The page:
The publication of an alleged Iranian document in Perfil, the Argentinian daily newspaper, has touched off an issue no American can ignore. The document claims that the governments of Argentina and Iran had reached an agreement to freeze the investigation into the 1994 AMIA (Asociación Mutual Israelita Argentina) bombing that killed 85 people — and that the two countries were discussing and considering trade agreements with an estimated value of $1.2 billion.
Argentina’s Foreign Minister Hector Timerman, who traveled to Israel on Wednesday, April 7, for a two-day visit, sidestepped the issue, raised by both the Israeli Foreign Ministry and journalists. The Israeli Foreign Ministry, which had considered canceling Timerman’s visit, asked Argentina for a clarification of the reports. Timerman met with Prime Minister Benjamin Netanyahu for 45 minutes during which time they discussed terrorism, the victims of the attacks, and how best to combat this deadly trend. Israeli spokesmen, meanwhile, made no specific comments on the matter.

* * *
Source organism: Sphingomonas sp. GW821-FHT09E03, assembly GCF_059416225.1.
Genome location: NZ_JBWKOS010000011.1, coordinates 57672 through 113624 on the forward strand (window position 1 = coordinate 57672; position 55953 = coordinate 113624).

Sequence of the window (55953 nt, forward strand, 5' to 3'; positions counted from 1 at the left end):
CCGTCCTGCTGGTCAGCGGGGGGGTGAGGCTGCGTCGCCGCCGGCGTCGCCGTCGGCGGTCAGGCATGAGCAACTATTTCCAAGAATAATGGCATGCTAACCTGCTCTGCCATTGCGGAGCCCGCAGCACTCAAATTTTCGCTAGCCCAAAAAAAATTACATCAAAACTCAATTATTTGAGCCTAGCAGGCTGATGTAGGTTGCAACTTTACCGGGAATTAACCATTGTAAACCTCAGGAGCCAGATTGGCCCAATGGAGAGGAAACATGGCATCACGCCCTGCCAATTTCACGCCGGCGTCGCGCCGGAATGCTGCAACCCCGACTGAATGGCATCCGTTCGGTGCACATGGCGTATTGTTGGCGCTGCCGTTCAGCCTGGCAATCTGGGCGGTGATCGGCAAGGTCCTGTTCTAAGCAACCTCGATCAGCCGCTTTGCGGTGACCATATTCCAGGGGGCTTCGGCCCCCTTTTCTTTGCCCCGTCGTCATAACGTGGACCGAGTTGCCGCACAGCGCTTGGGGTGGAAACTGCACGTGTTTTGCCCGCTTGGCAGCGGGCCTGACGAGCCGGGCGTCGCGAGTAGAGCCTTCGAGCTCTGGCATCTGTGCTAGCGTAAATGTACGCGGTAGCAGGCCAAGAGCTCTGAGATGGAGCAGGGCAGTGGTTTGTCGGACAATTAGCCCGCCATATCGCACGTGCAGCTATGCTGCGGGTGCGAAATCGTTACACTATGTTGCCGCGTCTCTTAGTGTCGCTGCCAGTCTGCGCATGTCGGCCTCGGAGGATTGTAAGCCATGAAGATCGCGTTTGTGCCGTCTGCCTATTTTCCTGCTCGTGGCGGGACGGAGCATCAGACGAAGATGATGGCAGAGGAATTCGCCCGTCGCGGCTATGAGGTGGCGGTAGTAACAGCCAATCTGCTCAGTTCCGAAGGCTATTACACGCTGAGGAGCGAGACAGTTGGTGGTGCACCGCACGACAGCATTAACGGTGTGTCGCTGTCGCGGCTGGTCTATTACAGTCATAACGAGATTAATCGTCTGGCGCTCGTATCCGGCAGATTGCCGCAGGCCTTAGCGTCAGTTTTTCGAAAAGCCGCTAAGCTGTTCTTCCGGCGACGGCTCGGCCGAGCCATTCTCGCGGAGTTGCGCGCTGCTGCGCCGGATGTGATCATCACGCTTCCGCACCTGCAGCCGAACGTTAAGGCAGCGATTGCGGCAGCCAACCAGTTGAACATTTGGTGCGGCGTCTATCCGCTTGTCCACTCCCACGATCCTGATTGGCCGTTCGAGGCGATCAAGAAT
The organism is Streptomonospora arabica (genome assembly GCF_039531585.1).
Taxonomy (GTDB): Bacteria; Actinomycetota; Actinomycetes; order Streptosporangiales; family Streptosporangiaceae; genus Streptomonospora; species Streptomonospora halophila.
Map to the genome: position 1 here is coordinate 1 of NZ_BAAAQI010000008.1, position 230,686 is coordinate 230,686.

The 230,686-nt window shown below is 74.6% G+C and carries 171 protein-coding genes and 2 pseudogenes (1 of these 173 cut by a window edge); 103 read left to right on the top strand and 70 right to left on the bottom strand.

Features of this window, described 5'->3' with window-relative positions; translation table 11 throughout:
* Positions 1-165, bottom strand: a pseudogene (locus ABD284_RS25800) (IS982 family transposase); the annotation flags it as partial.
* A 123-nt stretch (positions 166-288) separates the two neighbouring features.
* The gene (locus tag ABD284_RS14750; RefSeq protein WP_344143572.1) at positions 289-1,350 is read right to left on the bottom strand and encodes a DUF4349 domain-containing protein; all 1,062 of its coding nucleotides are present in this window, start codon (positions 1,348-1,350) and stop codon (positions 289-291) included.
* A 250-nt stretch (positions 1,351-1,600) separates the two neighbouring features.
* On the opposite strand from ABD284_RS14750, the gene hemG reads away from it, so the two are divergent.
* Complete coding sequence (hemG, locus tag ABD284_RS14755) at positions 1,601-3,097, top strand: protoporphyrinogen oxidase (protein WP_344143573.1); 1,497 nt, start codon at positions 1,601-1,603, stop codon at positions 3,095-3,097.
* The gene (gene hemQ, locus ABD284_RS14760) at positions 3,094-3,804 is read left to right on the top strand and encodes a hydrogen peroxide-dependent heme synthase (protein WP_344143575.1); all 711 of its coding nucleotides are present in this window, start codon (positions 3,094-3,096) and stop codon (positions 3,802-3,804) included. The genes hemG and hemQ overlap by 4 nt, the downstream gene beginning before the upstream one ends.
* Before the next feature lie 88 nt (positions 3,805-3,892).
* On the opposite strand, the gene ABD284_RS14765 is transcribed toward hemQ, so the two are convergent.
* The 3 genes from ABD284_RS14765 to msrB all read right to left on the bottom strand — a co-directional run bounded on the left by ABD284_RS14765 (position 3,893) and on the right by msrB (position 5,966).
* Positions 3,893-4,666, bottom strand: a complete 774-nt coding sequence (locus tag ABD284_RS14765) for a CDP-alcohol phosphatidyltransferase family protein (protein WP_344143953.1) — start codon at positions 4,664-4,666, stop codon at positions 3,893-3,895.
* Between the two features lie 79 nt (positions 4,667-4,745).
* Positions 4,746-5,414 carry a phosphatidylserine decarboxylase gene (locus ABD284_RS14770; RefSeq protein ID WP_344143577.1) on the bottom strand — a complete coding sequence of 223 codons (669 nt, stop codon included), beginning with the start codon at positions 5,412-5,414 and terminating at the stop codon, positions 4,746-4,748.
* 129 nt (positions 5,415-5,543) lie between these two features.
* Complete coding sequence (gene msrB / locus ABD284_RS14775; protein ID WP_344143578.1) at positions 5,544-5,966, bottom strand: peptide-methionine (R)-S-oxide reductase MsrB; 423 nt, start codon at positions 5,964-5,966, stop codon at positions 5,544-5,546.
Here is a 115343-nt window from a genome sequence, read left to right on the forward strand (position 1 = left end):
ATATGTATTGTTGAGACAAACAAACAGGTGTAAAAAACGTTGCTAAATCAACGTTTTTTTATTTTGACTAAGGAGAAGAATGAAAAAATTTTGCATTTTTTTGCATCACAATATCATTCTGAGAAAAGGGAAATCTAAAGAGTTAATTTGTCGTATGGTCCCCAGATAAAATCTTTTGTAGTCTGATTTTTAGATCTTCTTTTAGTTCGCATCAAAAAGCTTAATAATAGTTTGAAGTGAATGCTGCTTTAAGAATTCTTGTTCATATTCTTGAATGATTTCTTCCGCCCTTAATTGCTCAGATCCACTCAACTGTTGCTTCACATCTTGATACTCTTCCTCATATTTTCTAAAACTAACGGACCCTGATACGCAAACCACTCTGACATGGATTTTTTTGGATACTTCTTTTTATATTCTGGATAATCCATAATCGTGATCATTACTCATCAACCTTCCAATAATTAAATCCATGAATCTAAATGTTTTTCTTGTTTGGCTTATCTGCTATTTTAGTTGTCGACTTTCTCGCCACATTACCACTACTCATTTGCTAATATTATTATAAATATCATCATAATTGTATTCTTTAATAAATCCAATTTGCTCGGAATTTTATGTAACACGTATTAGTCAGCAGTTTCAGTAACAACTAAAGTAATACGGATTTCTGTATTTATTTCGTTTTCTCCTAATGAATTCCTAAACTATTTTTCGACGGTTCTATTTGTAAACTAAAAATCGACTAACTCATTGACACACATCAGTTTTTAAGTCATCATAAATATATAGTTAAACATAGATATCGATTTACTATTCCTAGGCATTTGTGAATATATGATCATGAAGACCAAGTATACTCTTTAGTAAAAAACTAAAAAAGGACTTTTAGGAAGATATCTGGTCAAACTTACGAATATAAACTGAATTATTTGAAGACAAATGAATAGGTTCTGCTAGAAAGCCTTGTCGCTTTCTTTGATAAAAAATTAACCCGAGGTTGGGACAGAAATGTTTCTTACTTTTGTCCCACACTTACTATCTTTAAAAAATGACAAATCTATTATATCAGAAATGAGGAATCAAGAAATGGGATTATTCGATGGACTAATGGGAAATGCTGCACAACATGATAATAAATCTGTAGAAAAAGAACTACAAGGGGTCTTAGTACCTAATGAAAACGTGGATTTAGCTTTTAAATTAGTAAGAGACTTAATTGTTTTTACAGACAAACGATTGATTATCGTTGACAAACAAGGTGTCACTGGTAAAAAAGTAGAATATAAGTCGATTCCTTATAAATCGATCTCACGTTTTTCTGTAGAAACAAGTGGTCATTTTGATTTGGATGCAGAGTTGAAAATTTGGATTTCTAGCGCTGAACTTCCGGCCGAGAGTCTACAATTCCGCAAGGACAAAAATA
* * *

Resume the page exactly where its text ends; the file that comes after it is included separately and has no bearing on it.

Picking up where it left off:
Relations between Argentina and Iran were seriously damaged following the AMIA bombing. The disastrous police investigation carried out during the tenure of former president Carlos Menem was described by his successor, Nestor Kirchner, as a “national disgrace.”
Further inquiry led to the conclusion that there was prima facie evidence for the involvement of the Iranian Embassy, for which the Argentine government requested — and Interpol did issue — an arrest warrant for several Iranian authorities and one high ranking member of Lebanese Hezbollah said to be behind the plot. Since the issuance of that warrant, however, two of the individuals on that list have died or been killed.
In 2009, Menem, son of Syrian immigrants, and retired judge Juan José Galeano were indicted in federal court for alleged irregularities in the investigation into the AMIA attack. Also indicted were the ex-president’s brother, Munir Menem, former secretariat of state intelligence (SIDE) Hugo Anzorreguy, commissioner Jorge “Fino” Palacios, former deputy secretary of intelligence Juan Carlos Anchezar, and the retired commissioner Carlos Castañeda, accused of obstruction of justice.